6. Chickens are predator magnets.


You may think there are no predators in your area who will prey on your chickens. And there might not be, initially. But over time, the predators are likely to find your chickens. We've learned this the hard way on multiple occasions.


Dogs have been the biggest problem for us. But we've also had problems with coyotes, roadrunners (who prey on baby chicks), and nocturnal predators of unknown species (probably foxes or raccoons). Some other chicken keepers we know have also had problems with skunks, bobcats, and even hawks (who prey on small chickens or baby chicks).


Be prepared to provide your hens with a secure area. For us, a 5-foot-tall fence on our chicken yard combined with locking the chickens into a wooden chicken coop every night has worked best. Some people may also need to provide protection from aerial predators with wire fencing overhead.


Image from thehensloft.com

Chickens are Still Worth It

If you are considering chicken-keeping, I hope that what I've shared helps you make an informed decision. After 10+ years of chicken keeping, we still love it!


Recent events have shown us that the centralized food system can easily fail us in times of stress. Producing eggs at home can be healthier for the animals, the environment, and our own nourishment. Chicken keeping has been an important part of my family's mission to become more self-sufficient and to educate our kids for the future.



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5 Comments


I would love to hear about all the other things you mentioned and asked if we were interested in. thanks!

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Caitlin Tysinger
Caitlin Tysinger
Feb 12, 2023

Thanks for this! I would love to hear how you’ve navigated culling your flock, especially with children involved. We are currently raising our first flock and we all are very attached to our chickens.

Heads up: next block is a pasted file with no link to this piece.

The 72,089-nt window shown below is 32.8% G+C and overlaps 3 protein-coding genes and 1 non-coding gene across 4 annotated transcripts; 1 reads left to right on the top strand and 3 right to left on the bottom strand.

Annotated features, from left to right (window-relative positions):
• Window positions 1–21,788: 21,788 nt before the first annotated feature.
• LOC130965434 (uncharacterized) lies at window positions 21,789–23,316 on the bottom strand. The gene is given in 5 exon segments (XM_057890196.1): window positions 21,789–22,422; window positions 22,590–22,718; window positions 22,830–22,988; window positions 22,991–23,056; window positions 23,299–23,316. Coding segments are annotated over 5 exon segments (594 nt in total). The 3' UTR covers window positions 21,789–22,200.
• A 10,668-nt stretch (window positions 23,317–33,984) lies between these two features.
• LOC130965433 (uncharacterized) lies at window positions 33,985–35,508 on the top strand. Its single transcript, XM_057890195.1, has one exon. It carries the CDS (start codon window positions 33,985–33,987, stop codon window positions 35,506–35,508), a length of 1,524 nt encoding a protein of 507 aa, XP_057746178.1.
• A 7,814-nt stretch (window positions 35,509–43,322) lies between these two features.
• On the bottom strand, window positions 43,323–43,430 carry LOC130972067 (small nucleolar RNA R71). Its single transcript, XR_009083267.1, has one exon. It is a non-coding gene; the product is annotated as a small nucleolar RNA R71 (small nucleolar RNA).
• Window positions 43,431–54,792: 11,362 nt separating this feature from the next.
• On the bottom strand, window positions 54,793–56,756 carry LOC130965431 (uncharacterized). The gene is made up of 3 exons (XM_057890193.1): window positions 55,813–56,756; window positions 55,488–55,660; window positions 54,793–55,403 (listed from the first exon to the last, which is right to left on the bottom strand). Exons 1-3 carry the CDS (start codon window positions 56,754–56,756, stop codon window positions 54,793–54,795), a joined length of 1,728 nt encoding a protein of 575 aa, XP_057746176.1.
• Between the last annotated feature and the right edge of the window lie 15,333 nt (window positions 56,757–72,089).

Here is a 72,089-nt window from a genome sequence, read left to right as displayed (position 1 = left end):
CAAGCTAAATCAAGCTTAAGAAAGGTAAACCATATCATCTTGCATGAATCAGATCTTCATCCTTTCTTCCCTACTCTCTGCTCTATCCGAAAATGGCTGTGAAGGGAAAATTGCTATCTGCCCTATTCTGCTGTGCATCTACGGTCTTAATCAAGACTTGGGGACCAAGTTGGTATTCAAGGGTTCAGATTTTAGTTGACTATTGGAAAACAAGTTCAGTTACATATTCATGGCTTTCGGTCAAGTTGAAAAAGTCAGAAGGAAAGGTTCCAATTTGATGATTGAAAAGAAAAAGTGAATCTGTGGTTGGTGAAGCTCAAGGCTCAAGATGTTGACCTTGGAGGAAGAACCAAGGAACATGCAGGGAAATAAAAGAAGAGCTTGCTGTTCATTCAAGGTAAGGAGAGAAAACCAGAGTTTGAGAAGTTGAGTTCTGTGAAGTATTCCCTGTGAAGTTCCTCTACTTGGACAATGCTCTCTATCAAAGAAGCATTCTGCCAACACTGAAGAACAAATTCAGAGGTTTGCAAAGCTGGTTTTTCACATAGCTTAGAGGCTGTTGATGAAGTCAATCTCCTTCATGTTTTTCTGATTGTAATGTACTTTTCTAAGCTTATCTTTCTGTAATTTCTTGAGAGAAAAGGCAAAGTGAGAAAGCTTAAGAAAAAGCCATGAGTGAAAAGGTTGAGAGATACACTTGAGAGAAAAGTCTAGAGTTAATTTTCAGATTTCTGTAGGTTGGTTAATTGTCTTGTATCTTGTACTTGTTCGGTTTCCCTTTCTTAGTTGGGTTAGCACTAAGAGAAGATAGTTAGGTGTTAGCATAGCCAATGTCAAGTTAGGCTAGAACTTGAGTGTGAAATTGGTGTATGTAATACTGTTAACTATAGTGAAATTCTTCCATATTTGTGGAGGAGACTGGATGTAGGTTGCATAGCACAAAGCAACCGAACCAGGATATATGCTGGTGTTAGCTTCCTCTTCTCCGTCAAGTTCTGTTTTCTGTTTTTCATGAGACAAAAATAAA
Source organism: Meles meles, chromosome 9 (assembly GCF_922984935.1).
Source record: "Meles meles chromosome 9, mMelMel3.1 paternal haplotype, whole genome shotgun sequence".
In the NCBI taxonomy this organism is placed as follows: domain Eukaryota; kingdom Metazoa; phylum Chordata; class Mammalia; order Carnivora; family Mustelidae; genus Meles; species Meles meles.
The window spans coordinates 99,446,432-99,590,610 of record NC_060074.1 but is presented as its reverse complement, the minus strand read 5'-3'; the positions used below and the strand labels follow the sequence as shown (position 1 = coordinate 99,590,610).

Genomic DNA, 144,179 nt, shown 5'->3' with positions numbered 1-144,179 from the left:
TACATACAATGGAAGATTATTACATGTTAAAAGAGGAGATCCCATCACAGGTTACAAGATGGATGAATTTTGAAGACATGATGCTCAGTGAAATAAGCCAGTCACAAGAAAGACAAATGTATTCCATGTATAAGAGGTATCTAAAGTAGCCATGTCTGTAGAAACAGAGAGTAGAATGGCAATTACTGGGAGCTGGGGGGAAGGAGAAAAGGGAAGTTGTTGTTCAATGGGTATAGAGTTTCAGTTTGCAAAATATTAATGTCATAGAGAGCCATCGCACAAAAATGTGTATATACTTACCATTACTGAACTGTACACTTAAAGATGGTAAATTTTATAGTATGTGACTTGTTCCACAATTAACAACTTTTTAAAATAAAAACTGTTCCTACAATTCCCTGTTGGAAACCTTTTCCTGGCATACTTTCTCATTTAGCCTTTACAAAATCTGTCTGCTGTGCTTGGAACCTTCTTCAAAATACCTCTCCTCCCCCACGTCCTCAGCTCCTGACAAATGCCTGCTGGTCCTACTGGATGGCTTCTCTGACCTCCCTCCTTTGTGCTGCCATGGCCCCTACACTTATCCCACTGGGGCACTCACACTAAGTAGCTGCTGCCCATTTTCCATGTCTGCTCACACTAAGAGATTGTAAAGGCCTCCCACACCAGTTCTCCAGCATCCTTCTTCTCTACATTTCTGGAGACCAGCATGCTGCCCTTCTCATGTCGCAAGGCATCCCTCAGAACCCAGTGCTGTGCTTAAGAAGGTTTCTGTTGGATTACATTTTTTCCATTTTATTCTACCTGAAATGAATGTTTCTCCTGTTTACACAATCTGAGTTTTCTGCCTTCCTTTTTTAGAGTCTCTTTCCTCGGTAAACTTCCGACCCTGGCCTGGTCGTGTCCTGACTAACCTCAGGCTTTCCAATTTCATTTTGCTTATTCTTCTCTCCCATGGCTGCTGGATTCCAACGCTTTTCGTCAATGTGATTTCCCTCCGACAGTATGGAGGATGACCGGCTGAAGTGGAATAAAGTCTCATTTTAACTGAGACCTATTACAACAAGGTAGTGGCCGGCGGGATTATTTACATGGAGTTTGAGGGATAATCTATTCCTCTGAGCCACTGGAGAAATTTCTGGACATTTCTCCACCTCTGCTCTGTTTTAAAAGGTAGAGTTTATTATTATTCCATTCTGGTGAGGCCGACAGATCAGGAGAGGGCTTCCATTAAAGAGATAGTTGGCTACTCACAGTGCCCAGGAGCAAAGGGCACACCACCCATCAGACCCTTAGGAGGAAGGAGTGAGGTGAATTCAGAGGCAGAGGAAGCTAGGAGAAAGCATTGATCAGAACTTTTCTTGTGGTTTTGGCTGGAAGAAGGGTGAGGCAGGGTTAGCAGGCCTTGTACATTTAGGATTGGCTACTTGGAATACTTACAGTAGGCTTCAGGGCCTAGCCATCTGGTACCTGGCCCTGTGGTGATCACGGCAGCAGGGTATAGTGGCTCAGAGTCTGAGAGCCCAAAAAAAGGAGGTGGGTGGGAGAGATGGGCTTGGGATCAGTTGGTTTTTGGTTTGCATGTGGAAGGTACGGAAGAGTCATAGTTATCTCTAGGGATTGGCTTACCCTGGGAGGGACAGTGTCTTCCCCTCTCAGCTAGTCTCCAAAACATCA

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Sarah
Sarah
Feb 13, 2023
Replying to

Hi Caitlin, How sweet that you are raising your first flock now! How old are your kids? We have been very attached to our chickens, too, so culling has had to be done very intentionally. I will write about how we have done that to hopefully help you find a method that will work as well.

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Good article. Keeping chickens in a movable pasture pen works well:

Chickens on Pasture


https://njaes.rutgers.edu/soil-profile/pdfs/sp-v24.pdf


https://njaes.rutgers.edu/soil-profile/pdfs/sp-v19.pdf


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Sarah
Sarah
Feb 13, 2023
Replying to

Thanks for sharing these links, Joe! We used a chicken tractor for a time as well, and that worked especially well when we had a small back yard. We still use that chicken tractor for our baby chicks every spring. Now, we instead have a chicken coop with 3 different pop doors to allow our chickens into separated garden areas. That way the chickens can help us clean out and prepare our garden areas when we're not growing vegetables in them, and we can rotate them through the different areas. Here's a photo of the little chicken tractor I built from wood scraps. It now has wheels and handles installed. 😀